Posted by: bkivey | 23 May 2017

The Highs and Lows of Hillsboro

A couple of weeks ago we had a sunny day. There was still daylight left after work, so I took it into my head to visit Bald Peak State Scenic Viewpoint. I’d passed the road to the viewpoint many times crossing the Chehalam Hills between Hillsboro and Newburg, but never actually been to the park. Bald Peak Road provides interesting driving and scenic views, and is one of my favorite drives in the area. 30 minutes from the house brought me to the overlook at 1600 feet.

Curiously, the only photos on the official website are of an empty parking lot and a picnic table. There are other views:

Looking Northeast just down from the parking area. Mt. Adams on the left and Mt. Hood on the right. St. Helens is just visible to left of the light pole above the shed. On a really clear day Mt. Rainier would be visible between Adams and St. Helens. There’s maybe a couple of days a year when that happens.

The view Southwest looking down the Yamhill valley. There are several trails winding down the hillside with areas to sit and admire the view. Mary’s Peak is just visible to right of the middle-left trees. It’s southwest of Corvallis and about 65 miles away. At 4100 feet it’s the highest point on the Oregon Coast Range, and you can drive to the top.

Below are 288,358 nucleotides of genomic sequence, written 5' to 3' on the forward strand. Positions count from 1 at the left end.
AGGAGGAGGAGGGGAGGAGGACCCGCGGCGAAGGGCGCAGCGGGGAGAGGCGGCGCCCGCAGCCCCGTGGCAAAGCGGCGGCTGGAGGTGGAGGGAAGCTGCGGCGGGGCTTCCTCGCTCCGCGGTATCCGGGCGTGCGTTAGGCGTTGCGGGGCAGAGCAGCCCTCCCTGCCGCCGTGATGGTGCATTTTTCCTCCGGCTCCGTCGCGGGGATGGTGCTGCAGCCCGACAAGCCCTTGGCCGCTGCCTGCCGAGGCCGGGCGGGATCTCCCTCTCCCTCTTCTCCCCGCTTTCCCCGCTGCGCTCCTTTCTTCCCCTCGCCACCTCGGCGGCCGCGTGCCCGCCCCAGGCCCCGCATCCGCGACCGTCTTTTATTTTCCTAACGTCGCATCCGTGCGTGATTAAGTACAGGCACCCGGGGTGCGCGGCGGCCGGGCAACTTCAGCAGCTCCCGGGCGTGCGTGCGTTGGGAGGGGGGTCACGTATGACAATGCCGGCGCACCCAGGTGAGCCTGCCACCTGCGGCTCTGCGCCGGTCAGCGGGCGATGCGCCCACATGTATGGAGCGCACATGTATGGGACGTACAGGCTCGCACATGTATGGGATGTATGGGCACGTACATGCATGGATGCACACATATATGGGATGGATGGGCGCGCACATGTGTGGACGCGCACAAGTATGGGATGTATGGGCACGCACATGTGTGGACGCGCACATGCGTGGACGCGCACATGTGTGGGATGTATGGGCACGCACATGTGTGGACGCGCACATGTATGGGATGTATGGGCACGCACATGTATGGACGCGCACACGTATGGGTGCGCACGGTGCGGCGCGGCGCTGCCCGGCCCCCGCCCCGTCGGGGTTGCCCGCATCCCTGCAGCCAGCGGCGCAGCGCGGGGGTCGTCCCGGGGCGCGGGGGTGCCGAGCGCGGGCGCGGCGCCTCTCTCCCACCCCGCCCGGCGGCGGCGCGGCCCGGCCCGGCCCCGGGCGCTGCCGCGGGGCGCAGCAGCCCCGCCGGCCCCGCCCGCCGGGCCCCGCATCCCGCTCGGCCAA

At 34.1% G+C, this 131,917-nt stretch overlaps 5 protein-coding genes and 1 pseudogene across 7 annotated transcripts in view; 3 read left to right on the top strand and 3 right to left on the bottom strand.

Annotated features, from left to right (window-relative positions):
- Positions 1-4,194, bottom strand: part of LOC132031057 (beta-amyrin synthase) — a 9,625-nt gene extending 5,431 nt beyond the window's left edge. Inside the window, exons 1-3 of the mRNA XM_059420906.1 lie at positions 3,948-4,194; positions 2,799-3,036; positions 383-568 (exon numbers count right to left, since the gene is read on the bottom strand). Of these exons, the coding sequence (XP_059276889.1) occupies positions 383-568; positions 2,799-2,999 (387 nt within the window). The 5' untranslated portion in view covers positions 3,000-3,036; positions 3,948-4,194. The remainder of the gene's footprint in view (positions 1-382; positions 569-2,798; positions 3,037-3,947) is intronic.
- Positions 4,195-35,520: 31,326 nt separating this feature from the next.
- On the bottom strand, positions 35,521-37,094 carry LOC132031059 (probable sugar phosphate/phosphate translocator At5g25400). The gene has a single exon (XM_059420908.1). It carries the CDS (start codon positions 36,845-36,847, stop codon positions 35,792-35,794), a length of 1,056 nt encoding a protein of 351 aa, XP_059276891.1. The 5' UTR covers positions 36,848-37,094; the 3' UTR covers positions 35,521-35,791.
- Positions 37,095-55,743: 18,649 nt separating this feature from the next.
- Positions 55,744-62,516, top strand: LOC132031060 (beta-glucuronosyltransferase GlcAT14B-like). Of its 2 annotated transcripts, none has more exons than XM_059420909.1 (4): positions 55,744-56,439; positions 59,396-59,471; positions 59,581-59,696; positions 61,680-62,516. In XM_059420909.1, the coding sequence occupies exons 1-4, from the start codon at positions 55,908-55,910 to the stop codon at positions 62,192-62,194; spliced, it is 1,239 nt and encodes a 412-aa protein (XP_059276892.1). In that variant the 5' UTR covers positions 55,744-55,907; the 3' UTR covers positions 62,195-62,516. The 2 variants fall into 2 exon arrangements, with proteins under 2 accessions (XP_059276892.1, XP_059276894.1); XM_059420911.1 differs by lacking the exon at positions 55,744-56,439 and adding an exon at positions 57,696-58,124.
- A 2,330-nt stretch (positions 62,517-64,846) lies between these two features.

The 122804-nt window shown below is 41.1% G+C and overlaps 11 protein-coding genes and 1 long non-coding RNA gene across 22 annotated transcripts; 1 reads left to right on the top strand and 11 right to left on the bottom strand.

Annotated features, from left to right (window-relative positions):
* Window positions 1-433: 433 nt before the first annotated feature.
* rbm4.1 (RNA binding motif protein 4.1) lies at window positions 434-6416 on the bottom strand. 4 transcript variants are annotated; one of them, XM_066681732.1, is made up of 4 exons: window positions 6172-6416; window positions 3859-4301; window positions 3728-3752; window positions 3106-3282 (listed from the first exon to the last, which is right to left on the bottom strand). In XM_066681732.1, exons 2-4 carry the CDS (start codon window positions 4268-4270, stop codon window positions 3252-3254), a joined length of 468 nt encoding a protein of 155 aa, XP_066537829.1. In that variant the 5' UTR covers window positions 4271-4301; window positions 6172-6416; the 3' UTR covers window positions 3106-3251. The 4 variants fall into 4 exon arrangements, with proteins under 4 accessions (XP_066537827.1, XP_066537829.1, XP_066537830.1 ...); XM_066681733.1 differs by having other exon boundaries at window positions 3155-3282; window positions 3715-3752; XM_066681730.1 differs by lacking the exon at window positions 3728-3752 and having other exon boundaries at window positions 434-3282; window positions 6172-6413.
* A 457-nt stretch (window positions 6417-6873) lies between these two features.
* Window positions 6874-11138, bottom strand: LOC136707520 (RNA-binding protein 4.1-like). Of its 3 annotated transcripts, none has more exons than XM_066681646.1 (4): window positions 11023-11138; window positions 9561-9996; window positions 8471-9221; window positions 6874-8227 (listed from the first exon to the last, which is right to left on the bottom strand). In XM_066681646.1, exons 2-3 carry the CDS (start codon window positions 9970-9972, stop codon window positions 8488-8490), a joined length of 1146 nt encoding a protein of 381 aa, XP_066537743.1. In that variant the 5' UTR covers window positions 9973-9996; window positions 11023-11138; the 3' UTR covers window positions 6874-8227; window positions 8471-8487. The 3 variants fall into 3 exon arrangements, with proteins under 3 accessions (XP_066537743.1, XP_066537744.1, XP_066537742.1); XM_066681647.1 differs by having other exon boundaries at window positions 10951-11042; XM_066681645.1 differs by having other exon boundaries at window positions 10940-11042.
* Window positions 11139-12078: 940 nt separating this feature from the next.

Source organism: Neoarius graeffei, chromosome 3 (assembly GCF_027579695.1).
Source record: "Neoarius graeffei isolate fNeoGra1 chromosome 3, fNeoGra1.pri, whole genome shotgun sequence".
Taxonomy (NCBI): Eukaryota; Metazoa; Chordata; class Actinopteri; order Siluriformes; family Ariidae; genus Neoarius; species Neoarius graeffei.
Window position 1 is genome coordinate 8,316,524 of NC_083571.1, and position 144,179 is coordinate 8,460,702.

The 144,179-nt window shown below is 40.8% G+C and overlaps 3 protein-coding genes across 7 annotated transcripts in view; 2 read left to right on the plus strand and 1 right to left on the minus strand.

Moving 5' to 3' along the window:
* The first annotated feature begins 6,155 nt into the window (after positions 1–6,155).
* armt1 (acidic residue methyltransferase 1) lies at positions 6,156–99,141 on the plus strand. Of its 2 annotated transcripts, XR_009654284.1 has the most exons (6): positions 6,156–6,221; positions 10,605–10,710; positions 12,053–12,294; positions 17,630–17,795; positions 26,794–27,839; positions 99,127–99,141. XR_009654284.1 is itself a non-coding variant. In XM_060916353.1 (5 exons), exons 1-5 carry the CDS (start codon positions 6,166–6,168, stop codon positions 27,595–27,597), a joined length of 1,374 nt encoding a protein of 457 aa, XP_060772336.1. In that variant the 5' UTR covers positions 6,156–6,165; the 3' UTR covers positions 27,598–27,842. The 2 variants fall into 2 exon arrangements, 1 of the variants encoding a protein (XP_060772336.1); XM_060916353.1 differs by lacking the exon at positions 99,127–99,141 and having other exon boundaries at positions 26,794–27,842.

There are facilities at the park but no running water or camping provisions. It might be a great place to watch the sunset after a winery tour; it’s certainly a nice place to go close to home.

On the way home I passed another roadside attraction I’d seen many times but never looked at: the Jackson Bottom Wetlands Preserve. Located at the southwest corner of Hillsboro and adjacent to the water company headquarters, the Preserve staff keep hours but the park is open from sun to sun. There’s a waterfowl hunt club located conveniently (ironically?) across the street.

There are signs cautioning visitors not to leave trash. Parks and Rec is serious about this: there aren’t any trash receptacles around. There are places to plug in your car:

From the pavilion:

It looks boring but is actually rather peaceful and relaxing. I can’t say what the experience would be like with twenty other people around, but on the day it was nice to look and listen to nature.

About a mile down the road there’s the main administrative/interpretive center. They were closed when I visited, but not a problem. One of the interpretive trails:

I thought the quote on this sign was curious. I wouldn’t have thought a nature preservation organization would condone such behavior. There are also sprinklers, which seemed odd: